The Fat Ewe Farm has had quite a lot of dogs since its inception. In 2010, the year of my retirement and my plan to move to Thorhild, build a monolithic dome home, live off grid and build an organic permaculture farm, there were Josie, my trusty, then 13 year old border collie, Sofi, my daughter's border collie, Mikey, a rescue border collie that I was rehabilitating for rehoming and Anna, my brand new baby Scotch collie puppy (think Lassie). All of these dogs were female and all except Anna were spayed.
The farm where the plan was to be executed was pristine and lovely, but Waste Management bought 17 quarter sections around it to create a class 1 landfilll, so an organic permaculture farm could not be located next to a dump! I put it up for sale and went home to White Rock after a short sojourn hanging out in a large shop living in my 32 foot motorhome. I boarded my horses and sheep, sold my Canadienne dairy cows, and had to rethink my plans. Josie, Mikey, Sofi and Anna came with me. Mikey was ready to find a new home and I got the best situation any dog could ever want. She went to live with a millionairess in Langley, a widow with no children who hired a dog walker for her and brought her fresh liver when she picked her up. Mikey, after her initial life of being tied on a 6 foot chain with no reprieve, must have thought she went to Heaven. She did! only on Earth.
We found the Fat Ewe Farm then, in Elk Point and moved in March of 2011. Soon thereafter, a little fellow named Petey joined the posse, followed by Joseph, a rough collie for Anna to marry when they grew up, even though she was a little older. Petey disappeared one day, never to be seen again. Anna was hit on the highway and the next week, I lost Joseph. I was beside myself and cried all the time. I got a fence built as soon as I could, but it was too late for my friends. This is not the place for rough collies.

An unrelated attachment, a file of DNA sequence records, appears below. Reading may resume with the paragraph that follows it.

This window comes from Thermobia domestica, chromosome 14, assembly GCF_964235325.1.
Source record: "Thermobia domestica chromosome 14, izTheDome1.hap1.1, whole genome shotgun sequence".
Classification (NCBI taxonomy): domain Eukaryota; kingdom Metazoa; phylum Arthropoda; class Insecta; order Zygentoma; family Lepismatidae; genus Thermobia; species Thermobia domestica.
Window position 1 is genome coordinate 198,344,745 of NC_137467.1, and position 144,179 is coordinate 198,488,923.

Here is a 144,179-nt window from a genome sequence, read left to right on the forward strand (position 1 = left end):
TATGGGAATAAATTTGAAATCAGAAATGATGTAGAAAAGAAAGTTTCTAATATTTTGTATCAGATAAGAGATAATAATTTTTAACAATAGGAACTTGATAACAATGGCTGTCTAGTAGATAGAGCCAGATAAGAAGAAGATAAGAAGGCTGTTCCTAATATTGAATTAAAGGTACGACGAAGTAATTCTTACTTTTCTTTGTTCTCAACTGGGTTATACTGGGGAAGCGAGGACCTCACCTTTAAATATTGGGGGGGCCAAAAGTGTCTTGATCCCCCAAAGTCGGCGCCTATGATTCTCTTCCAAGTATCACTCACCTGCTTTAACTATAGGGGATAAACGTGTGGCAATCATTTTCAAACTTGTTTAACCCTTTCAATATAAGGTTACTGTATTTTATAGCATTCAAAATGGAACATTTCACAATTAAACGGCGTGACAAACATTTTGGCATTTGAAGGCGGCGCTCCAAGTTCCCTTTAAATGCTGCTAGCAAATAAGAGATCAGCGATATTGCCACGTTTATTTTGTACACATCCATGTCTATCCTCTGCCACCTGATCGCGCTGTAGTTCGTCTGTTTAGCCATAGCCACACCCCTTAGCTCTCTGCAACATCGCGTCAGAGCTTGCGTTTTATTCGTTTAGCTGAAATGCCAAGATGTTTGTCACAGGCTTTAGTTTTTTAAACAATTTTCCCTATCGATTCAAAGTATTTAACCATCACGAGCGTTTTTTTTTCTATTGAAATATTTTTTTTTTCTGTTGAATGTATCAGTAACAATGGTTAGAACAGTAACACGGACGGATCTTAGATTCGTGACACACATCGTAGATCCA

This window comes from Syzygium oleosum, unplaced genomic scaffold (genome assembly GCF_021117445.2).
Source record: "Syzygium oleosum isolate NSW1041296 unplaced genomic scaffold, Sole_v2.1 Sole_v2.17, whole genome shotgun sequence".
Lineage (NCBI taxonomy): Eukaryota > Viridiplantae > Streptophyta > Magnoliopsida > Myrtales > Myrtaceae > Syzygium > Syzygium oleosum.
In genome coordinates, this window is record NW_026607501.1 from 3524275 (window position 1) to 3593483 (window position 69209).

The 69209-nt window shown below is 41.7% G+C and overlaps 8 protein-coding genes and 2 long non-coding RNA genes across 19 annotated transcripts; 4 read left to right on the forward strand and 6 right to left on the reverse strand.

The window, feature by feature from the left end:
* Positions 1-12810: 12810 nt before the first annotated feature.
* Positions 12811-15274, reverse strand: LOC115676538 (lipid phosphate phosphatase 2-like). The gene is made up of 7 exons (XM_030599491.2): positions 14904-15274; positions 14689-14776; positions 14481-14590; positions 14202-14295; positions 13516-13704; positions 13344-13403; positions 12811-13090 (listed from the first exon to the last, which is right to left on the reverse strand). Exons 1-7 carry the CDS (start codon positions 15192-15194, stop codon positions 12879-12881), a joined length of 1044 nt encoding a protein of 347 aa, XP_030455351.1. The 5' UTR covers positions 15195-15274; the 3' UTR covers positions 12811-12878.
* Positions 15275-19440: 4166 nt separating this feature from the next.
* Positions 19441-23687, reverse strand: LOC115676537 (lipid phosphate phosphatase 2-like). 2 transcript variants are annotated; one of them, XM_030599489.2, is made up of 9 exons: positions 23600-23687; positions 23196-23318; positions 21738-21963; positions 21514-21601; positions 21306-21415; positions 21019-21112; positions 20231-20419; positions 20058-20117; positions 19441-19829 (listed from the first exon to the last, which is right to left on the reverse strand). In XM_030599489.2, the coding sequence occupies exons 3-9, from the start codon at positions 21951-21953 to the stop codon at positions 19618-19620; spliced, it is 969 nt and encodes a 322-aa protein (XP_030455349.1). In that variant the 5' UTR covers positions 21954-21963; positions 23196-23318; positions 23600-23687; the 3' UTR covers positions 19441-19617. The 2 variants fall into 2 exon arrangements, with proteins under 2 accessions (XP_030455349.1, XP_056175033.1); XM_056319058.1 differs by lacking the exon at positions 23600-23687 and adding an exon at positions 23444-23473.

Josie was not doing well, losing control of her bladder more and more until she basically had none. It was time to say so long to my much loved companion. I swore I would not get another border collie. None could ever come close to Josie. But I missed her so very much, that I started to look at border collie litters of pups. One day, this little fellow came up to me, looked me in the eye, put his tiny paw on my leg, ran to play and came back and sat beside me, looking into my eyes. Of course, that was Robbie and he came home with me and is now my constant companion. He is not Josie, but he is my dog.
I had been reading a lot about livestock guardian dogs and living in harmony with the predators. i did not want to get a gun. I needed a pack of dogs that would keep the predators at bay, who were born and bred for that work and who bonded to the livestock they guarded. I found Harley.
Harley was no longer wanted and if he did not get a home, he was going to be shot. So I rescued him and brought him to the farm. I was told by his previous owner to tie him up and leave him and to be careful around him until he got to know me. He is a big dog, possibly only 2 then, but the vet said possibly 5 years old...hard to tell. Harley fought the coyotes but he needed back up. One dog is not enough for a pack of bad guys. So Charka came.